• Practice with direct and indirect quotes (SATP workbook, pg. 363) :
  •  
  • 1. Lillian asked, “Did Wes really paint the lines?”
  •  
  • 2. Chey said that he would fly the airplane.
  •  
  • 3. She replied, “I’m not ready yet. ”
  •  
  • 4. He asked if he could borrow a hammer.

5. “I’m stuffing the pillow now,” I said.

  • 5. “I’m stuffing the pillow now,” I said.
  •  
  • 6. “Were you,” Dad asked, “going to
  • the dance?”
  •  
  • 7. “It’s burning!” exclaimed Sue.
  •  
  • 8. “Go into the garage,” Father
  • answered.

9. Who said, “This is my favorite flower”?

  • 9. Who said, “This is my favorite flower”?
  •  
  • 10. “The play is about to begin,” the
  • usher said. “Please take your
  • seat.”
  •  
  •  
  •  
  •  

Use single quotation marks around a quotation within a quotation.

  • Use single quotation marks around a quotation within a quotation.
  • My instructor smiled and replied, “It was Caesar who said, ‘Cowards die many times before their deaths.’ ”
  • Tip: Think of this as a quote inside a box.
  • “The Monkey’s Paw”
  • Tom said,
  • I enjoyed reading ‘The Monkey’s Paw. ’ ”

Now you practice :

  • Now you practice :
  • workbook pg. 301
  • (sentences on next slide)
  • More practice:
  • handout section
  • (slide sentences after
  • pg. 301)

Pg. 301—practice here

  • Pg. 301—practice here
  • I’m not sure she said who first said Remember the Alamo!
  • Marion said Then he said Stay away from that tree.
  • I read in the newspaper Todd said that many teens enjoy mountain biking.
  • Wasn’t it Sandra she asked who said I’ll remember to pick up the dessert.
  • Akela said My favorite poem to read aloud is The Hollow Men.

Pg. 301

  • Pg. 301
  • I’m not sure,she said, who first said Remember the Alamo!’ ”
  • Marion said, “Then he said, ‘Stay away from that tree. ’ ”
  • I read in the newspaper,” Todd said, “that many teens enjoy mountain biking.”
  • Wasn’t it Sandra,” she asked, “ who said, ‘I’ll remember to pick up the dessert’?”
  • 5. Akela said, “My favorite poem to read aloud is The Hollow Men.’ ”

6. I heard Martha say that she wanted to go home before the game was over.

  • 6. I heard Martha say that she wanted to go home before the game was over.
  • 7. Everything had its wonders , even darkness and silence,” wrote Helen Keller , who was blind and deaf from a young age .

8. Sam said, “I want to go see the movie Twilight tomorrow night.”

  • 8. Sam said, “I want to go see the movie Twilight tomorrow night.”
  • 9. “My favorite movie is Steel Magnolias, ” said Sue.
  • 10. Tom said, “I wrote my essay about the symbolism in Poe’s story The Masque of the Red Death. ’ ”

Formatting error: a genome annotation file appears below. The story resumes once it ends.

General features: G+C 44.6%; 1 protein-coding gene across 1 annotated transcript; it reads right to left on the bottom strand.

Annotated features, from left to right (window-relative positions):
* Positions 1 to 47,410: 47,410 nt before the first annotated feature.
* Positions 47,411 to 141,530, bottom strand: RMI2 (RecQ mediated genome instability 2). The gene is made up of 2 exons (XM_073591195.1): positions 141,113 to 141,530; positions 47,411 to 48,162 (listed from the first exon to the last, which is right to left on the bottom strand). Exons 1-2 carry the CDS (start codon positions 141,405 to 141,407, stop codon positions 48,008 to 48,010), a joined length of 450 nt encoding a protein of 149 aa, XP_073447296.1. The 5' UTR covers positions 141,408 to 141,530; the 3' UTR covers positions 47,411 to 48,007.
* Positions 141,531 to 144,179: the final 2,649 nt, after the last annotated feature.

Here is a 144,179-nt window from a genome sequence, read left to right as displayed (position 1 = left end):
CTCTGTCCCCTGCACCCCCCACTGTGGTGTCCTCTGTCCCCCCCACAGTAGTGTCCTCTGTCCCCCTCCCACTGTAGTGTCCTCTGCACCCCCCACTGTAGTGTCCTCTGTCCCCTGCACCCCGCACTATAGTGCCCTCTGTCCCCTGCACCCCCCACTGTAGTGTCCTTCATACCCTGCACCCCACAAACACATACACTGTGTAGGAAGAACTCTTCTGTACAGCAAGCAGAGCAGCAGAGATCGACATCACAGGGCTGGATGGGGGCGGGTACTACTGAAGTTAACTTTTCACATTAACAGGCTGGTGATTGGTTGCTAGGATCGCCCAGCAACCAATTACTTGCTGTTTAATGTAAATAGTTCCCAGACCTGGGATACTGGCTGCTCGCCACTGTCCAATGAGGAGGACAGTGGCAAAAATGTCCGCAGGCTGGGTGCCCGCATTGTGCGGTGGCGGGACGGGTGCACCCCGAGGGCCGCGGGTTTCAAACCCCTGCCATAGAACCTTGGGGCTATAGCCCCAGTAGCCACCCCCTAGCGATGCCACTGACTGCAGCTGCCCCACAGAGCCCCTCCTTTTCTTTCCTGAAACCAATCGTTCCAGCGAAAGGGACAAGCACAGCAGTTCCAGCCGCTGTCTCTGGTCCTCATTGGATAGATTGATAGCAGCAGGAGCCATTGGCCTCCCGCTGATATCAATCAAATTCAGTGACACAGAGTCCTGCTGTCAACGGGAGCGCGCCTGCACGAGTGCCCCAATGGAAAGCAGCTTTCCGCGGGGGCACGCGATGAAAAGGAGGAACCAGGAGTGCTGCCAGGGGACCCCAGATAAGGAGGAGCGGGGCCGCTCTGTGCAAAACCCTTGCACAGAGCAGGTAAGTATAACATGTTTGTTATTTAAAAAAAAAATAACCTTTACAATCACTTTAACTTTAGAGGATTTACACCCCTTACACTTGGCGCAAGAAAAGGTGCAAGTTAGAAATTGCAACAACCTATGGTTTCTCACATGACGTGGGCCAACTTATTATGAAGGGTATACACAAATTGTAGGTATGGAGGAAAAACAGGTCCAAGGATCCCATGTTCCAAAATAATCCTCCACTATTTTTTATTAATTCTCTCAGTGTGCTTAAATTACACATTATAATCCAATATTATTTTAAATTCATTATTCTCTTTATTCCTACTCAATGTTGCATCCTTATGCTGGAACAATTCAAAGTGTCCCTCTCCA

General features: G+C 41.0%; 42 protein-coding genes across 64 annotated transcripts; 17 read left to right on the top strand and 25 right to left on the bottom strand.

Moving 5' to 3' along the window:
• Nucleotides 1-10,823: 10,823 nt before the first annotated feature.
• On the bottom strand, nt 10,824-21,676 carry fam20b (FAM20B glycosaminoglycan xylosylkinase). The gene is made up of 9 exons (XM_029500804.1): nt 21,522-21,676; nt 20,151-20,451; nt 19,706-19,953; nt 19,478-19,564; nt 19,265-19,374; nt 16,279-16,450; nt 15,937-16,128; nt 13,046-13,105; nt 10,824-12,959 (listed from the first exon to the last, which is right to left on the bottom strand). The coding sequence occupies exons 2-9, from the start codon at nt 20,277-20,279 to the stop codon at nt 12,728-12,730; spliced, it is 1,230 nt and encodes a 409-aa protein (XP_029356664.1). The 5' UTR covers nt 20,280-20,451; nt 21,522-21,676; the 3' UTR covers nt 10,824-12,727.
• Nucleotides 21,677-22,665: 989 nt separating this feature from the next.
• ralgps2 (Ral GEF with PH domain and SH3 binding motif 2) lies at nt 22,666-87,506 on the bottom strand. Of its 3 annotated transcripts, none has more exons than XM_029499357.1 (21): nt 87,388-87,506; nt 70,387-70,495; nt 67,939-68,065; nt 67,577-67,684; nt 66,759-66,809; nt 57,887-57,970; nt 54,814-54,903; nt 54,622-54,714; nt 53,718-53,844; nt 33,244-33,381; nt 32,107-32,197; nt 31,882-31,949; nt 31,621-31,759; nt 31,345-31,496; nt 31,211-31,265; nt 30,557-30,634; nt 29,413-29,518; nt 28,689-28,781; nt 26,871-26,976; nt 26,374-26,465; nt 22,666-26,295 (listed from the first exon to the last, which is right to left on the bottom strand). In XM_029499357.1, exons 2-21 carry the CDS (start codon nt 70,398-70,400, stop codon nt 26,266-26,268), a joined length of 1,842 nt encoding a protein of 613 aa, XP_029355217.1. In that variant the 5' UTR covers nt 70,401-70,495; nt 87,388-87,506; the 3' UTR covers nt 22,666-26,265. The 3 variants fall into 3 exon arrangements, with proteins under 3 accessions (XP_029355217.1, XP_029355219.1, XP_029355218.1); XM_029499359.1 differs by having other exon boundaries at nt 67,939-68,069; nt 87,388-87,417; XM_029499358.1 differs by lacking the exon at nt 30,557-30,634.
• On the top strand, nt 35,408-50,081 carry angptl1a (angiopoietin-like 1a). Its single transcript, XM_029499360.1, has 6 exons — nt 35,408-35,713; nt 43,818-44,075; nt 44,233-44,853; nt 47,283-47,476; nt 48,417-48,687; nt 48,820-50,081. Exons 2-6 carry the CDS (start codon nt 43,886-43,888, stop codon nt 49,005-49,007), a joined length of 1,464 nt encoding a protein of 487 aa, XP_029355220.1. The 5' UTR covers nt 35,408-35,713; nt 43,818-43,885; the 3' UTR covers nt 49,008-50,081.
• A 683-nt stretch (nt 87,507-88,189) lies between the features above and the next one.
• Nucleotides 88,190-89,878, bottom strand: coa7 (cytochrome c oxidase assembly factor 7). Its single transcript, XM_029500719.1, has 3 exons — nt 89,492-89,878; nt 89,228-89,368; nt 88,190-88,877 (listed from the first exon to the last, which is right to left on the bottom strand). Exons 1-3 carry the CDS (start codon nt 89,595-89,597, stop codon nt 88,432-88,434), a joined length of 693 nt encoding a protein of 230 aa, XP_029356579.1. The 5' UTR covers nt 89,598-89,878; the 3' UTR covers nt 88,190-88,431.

11. “This test,” Tom said, “ is not

  • 11. “This test,” Tom said, “ is not
  • very easy. ”
  • 12. I wondered where you put your book. correct
  • 13. “I will sing ‘Tomorrow’ for my talent in the pageant, ” said Maria.

Practice 2 (from SATP pg. 364)

  • Practice 2 (from SATP pg. 364)

From the handout--

  • From the handout--
  • My friend asked, “How did you persuade your mother to let you go to the
  • game ?”
  • 2. Gwendolyn Brooks has said, “Poetry is life distilled.”
  • 3. Hari said that life of a teenager can be incredibly hard.

4. Ann wondered if she would be elected class president.

  • 4. Ann wondered if she would be elected class president.
  • 5. “I never read ‘The Raven,’ ” he said.
  • 6. Reggie asked, “Did you read the article ‘Saving Our Planet’ ?”
  • 7. Cora said, “ ‘The Gold Bug is my favorite Poe story .”

8. His exact words were not in this lifetime, ’ ” I answered .

  • 8. His exact words were not in this lifetime, ’ ” I answered .
  • 9. Do you know how to play Moon
  • River ?” she asked .
  • 10. “ ‘Silence by Edgar Lee Masters is my favorite poem ,” answered Naomi .
  • 11. She said,“I heard only Call me tomorrow.’ ”

12. I read them the story named “Charles .”

  • 12. I read them the story named “Charles .”
  • 13. Emmett replied, “ I can’t sing
  • ‘Silent Night .’ ”
  • 14. Dolores told me that she wrote Silver Tears in thirty minutes .
  • 15. The words repeated so many times in the speech were never again, ’ ” he said .

Mixed practice:

  • Mixed practice:
  • SATP, pg. 364

“No one knows who first used the expression ‘G.I Joe,’ ” Dr. Shaw said.

  • “No one knows who first used the expression ‘G.I Joe,’ ” Dr. Shaw said.
  • “According to Mrs. Simmons,” Jim mentioned, “ ‘Everything comes to an end eventually.’ ”

The coach yelled, “Who said ‘Time out’?”

  • The coach yelled, “Who said ‘Time out’?”
  • “Irving Berlin wrote the song ‘God Bless America,’ ” Suki informed the class.
  • “It was Timothy,” Dan explained, “who came up with our team’s slogan ‘We shall meet our obstacles with confidence.’ ”